Optimization and Engineering

, Volume 15, Issue 1, pp 119–136

Dynamic programming approach to the numerical solution of optimal control with paradigm by a mathematical model for drug therapies of HIV/AIDS

Article

DOI: 10.1007/s11081-012-9204-4

Cite this article as:
Guo, BZ. & Sun, B. Optim Eng (2014) 15: 119. doi:10.1007/s11081-012-9204-4
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Abstract

In this paper, we present a new numerical algorithm to find the optimal control for the general nonlinear lumped systems without state constraints. The dynamic programming-viscosity solution (DPVS) approach is developed and the numerical solutions of both approximate optimal control and trajectory are produced. To show the effectiveness and efficiency of new algorithm, we apply it to an optimal control problem of two types of drug therapies for human immunodeficiency virus (HIV)/acquired immune deficiency syndrome (AIDS). The quality of the obtained optimal control and the trajectory pair is checked through comparison with the costs under the arbitrarily selected different controls. The results illustrate the effectiveness of the algorithm.

Keywords

Optimal control Viscosity solution Dynamic programming Numerical solution 

1 Introduction

Optimal control has been being one of the main topics in modern control theory, which develops from two aspects: abstract theory and computational method. From the computational aspect, on the one hand, there are essentially three types of approaches seeking the numerical solution of optimal control for a continuous control system (Sargent 2000). The first one is by the necessary condition of optimality, such as the Pontryagin maximum principle, to solve a two-point boundary value problem mainly utilizing the multiple shooting method. The second kind of method converts the original continuous problem into a finite-dimensional nonlinear program problem through full discretization. The last one is through the parameterization of control trajectory to get a nonlinear program problem and then adopts proper steps to deal with it further (von Stryk and Bulirsch 1992). All these methods have their own drawbacks. The Pontryagin maximum principle provides only a necessary condition for the optimal control and it is difficult to translate into feedback form. Moreover, for the two-point boundary problem obtained by the necessary condition of optimality, the shooting method has the difficulty of “guess” for the initial data to start the iterative numerical process (Stoer and Bulirsch 1993). Only exceptional case is that when the control has a valid bound, the forward-backward sweep iterative method presented in Hackbusch (1978) works for any initial guess. For other two approaches, the simplification for original problem leads to the fall of reliability and accuracy, and when the degrees of discretization and parameterization are very high, the work of computation stands out and the solving process gives rise to “curse of dimensionality” (Bryson 1996). On the other hand, from the application point of view, two effective approaches for solving the optimal control problem are not brought into enough attention (Lin and Arora 1994). The first one is based on the solution of the optimality conditions obtained by using the calculus of variations. The second approach is the dynamic programming approach based optimality. By this principle, the Hamilton-Jacobi-Bellman (HJB) equation satisfied by the value function of the optimal control can be obtained. Furthermore, differential dynamic programming approach is developed in a special way based on the HJB equation. The basic idea is to successively approximate the solution using the first- and/or second-order terms of Taylor’s expansion of the performance index about the nominal control and state trajectories (Jacobson and Mayne 1970; Mayne and Polak 1975).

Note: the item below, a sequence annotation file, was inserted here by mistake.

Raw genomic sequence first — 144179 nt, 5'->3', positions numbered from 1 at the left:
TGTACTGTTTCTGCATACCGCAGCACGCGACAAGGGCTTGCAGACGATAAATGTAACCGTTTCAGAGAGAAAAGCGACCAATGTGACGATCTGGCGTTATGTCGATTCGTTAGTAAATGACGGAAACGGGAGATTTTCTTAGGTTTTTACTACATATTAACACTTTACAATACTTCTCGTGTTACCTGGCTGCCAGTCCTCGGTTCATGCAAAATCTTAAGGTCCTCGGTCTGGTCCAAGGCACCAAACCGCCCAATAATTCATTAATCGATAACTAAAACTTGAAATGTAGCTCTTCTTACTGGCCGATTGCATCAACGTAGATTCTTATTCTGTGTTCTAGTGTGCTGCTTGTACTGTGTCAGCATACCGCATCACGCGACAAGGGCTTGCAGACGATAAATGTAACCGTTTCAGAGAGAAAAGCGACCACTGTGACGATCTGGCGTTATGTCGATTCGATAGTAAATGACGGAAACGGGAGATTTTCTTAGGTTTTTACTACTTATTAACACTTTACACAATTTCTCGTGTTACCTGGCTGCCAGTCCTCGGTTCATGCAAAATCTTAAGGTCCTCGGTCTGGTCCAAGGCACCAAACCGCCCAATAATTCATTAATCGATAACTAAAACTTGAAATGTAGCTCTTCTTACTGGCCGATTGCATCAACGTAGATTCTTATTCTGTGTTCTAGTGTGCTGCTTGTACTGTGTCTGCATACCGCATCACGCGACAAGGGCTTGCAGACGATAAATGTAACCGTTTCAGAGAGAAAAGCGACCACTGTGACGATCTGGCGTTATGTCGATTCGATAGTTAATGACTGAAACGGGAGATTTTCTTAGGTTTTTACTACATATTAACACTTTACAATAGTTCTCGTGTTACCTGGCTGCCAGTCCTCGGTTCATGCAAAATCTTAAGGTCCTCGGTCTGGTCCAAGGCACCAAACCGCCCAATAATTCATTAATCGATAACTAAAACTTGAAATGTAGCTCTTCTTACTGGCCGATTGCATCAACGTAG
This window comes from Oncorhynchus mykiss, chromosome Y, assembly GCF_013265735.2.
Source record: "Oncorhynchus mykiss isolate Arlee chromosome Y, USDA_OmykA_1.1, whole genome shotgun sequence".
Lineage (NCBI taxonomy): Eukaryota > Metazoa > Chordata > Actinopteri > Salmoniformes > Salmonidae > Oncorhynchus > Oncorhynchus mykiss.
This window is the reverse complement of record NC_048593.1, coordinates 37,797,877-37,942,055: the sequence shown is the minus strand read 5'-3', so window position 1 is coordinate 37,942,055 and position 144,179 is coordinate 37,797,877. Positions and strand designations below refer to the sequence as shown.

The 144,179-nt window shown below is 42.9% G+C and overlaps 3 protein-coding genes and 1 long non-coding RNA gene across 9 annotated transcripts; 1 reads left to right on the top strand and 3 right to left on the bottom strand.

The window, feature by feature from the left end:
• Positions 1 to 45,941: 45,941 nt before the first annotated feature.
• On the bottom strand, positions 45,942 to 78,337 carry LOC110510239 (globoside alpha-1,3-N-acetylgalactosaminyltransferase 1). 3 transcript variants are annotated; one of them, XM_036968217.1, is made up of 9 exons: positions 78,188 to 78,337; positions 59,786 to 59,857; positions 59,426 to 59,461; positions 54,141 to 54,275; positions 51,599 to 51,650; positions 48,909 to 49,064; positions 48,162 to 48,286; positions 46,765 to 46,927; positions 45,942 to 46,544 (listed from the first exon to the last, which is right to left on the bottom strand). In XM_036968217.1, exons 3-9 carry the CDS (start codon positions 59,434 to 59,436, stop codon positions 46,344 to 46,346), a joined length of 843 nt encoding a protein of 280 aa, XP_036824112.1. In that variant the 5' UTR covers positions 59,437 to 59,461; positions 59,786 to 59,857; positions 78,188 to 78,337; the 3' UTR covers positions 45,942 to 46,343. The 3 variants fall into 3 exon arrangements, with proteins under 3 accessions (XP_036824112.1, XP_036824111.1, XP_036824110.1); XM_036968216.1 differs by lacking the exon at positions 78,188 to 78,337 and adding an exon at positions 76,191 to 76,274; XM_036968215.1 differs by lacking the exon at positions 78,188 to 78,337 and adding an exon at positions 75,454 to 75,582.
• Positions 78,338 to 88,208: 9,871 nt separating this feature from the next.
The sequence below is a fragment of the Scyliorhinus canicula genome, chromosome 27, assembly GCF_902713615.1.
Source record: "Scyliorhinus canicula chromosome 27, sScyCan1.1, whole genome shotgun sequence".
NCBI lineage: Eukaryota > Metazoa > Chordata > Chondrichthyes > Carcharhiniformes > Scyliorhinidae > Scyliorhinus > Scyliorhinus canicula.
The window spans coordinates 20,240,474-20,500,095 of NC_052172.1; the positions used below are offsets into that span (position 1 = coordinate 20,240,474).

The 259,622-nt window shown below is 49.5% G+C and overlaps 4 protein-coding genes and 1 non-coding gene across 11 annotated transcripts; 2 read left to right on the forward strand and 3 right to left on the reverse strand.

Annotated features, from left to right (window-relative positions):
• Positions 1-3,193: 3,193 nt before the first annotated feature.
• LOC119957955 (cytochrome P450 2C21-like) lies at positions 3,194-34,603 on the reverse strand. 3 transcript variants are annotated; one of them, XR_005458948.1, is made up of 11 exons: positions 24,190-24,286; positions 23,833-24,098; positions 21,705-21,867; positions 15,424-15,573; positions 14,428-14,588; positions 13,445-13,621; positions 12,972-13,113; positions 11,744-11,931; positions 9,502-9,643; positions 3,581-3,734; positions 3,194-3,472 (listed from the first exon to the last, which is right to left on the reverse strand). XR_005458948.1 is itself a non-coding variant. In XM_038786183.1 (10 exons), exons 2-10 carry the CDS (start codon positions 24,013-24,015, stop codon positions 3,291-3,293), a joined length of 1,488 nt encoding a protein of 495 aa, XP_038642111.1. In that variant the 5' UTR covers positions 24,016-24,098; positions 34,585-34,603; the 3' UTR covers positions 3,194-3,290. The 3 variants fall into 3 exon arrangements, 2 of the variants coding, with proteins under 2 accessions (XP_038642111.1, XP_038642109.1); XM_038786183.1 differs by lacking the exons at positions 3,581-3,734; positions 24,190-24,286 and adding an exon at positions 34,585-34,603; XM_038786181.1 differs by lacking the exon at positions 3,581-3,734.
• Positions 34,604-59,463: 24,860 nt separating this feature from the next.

In this paper, different than any one of numerical approaches aforementioned, a method based on dynamic programming is constructed and elaborated with paradigm by a mathematical model for drug therapies of HIV/AIDS, to get the approximate (or sub) optimal control. It is generally considered that finding the optimal feedback control is the Holy Grail of control theory (Ho 2005). Bellman’s dynamic programming approach could provide a way of finding the optimal feedback control. However, since Pontryagin’s time, it has been known that using dynamic programming, the value function of optimal control system satisfies a nonlinear partial differential equation called HJB equation. If the value function and its gradient are known, then the optimal feedback control can be obtained analytically. But unfortunately, no matter how smooth the coefficients of HJB equation are, the classical solution may still not exist. Moreover, even if the classical solution exists, it may happen that the solution is not unique. That is why for a long time, dynamic programming plays no important roles in finding the optimal control.